Given the high prices of HDD's I have to postpone the choice and number of disks and the definite raid configurations for a later date. The controller is not out yet, so patience is the word, but realistically it may boil down to 2 x (7 R3 + 1 HS) plus 4 x R0, for a total of 20 HDD's. Well, 16 new 2 TB HDD's are still less costly than a single i5-2590 Xeon CPU, and the other disks can be ported from my existing system. That leaves me room to grow when the need arises.


Given the ambitions with the disk setup, my current Lian-Li PC-A77 with 17 disks and 2 BR burners internally will be too small. I need something that will house around 28 HDD's, 2 BR burners, 4 SSD's and a multicard reader for ingest from CF and SD cards.

With the huge number of disks in such a system, I want to have hot-swappable bays, so it is easy to exchange failed disks. Normal big towers will not do because they are simply not big enough, so this means further investigation. But it also raises another question: cooling. Air, water or even more extreme, nitrogen? I'll come back to that later.

I found a case that easily meets my requirements, albeit at a price. And it can be tailored to my specific needs. And most importantly, it will fit under my desk, even on casters and casters are a necessity for such a large case. It beats working in the cramped space under the desk for maintenance, upgrades or disk replacement. Enlarging the case with a pedestal or going for a larger model would not fit, so they were out.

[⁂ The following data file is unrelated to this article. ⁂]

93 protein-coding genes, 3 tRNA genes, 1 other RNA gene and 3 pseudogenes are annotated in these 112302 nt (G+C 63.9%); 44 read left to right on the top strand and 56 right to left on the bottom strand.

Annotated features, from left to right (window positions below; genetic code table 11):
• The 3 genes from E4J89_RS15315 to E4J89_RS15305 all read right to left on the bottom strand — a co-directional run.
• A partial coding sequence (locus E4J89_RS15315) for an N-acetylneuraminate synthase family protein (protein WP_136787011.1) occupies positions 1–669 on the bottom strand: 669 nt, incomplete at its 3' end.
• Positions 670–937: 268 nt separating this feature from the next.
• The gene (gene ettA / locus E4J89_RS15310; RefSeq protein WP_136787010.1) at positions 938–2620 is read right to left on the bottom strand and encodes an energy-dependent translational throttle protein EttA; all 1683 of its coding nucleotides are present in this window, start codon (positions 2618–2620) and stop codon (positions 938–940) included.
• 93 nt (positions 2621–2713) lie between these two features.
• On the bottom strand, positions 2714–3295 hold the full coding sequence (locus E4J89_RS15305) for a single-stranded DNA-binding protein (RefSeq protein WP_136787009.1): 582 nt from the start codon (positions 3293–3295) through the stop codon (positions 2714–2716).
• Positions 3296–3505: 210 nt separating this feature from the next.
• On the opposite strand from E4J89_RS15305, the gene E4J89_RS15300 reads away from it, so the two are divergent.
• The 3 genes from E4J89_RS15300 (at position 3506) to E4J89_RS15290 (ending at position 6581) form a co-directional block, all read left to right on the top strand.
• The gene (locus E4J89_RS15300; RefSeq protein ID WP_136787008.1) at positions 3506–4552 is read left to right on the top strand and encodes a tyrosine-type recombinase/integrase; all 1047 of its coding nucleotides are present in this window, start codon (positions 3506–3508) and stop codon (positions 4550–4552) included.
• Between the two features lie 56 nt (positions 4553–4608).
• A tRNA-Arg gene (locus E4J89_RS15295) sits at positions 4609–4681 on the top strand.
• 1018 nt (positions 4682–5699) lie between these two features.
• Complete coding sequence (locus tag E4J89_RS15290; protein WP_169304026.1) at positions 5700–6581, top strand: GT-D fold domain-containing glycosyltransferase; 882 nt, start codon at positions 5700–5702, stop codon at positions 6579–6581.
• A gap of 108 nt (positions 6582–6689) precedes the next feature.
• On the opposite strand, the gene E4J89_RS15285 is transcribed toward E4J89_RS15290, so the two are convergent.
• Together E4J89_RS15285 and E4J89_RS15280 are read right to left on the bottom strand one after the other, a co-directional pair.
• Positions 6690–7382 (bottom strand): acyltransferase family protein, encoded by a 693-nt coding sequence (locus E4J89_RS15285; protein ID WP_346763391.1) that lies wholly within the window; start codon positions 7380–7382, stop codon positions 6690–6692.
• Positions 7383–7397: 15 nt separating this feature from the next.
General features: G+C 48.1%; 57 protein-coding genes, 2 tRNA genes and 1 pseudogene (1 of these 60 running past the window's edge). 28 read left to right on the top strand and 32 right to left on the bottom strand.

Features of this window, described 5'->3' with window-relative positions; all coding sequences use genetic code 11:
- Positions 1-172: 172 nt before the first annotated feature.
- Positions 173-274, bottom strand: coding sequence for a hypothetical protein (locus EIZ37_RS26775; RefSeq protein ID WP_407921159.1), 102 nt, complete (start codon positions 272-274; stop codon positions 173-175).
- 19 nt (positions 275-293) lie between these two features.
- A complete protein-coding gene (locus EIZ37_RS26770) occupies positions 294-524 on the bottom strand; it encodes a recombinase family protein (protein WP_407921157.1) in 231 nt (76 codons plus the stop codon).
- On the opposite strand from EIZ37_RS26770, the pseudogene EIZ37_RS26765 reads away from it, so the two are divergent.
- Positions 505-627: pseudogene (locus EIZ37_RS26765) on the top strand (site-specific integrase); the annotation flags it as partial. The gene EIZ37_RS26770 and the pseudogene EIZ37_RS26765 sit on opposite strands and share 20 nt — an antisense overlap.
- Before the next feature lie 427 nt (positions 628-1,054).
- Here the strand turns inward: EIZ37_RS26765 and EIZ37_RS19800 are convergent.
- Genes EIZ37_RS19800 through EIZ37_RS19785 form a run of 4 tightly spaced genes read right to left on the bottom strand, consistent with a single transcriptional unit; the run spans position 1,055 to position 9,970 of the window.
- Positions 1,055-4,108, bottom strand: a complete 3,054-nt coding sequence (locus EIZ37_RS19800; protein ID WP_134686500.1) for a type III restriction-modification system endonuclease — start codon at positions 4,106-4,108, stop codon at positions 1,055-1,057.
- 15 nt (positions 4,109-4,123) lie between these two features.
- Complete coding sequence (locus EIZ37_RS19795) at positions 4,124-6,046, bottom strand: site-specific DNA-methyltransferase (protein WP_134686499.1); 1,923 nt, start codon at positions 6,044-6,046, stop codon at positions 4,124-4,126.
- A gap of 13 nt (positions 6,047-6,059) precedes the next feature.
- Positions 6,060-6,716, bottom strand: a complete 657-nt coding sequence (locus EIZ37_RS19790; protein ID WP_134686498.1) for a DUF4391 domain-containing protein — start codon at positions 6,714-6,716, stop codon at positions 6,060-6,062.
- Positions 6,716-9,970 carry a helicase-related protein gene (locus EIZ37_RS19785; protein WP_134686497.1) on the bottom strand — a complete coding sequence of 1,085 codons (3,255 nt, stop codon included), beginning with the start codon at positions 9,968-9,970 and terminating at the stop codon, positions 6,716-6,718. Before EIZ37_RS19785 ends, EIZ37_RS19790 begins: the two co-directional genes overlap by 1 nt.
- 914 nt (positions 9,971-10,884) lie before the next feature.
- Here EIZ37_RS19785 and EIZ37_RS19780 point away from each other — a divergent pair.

When I tell you the details, your initial reaction will be: 'He's crazy to even consider such a case'. Well, that may be the case in this case, but OTOH a case like this is like a tripod system. It can easliy outlive several generations of systems, giving an expected life span of more than 10 years. You never need to get another case. The same with a good tripod, it can easily run in $ 3K to $ 5K+ figures, but it is a 'life-time' investment. Almost certain case choice: CaseLabs MAGNUM TH10

I want to have the capability to use up to 4 SSD's, so this Addonics_SSD_bay seems to fit the bill, taking only a single 5.25" bay. For the hot-swappable HDD cages I will opt for 3 Chenbro_Hot_Swappable_bay units, since the TH10 does not fit any more.

Why the Chenbro drive cage and not the Supermicro CSE-M35TQ? They are similar, 5 hot-swappable disks in a 3 bay housing and have the same functionality. The things that steered me towards the Chenbro is that it includes two USB connections on the front of the cage, the drive cages on the PSU side are compatible with Chenbro backplanes, so I have only one kind of backplanes in this system. Last, there are rumors that the Supermicro included fan is pretty loud.


With the case and drive cages almost a certainty, the question remains the cooling, since the case does not include any cooling, but has huge amounts of space for mounting a number of radiators, although the drive cages will limit my options.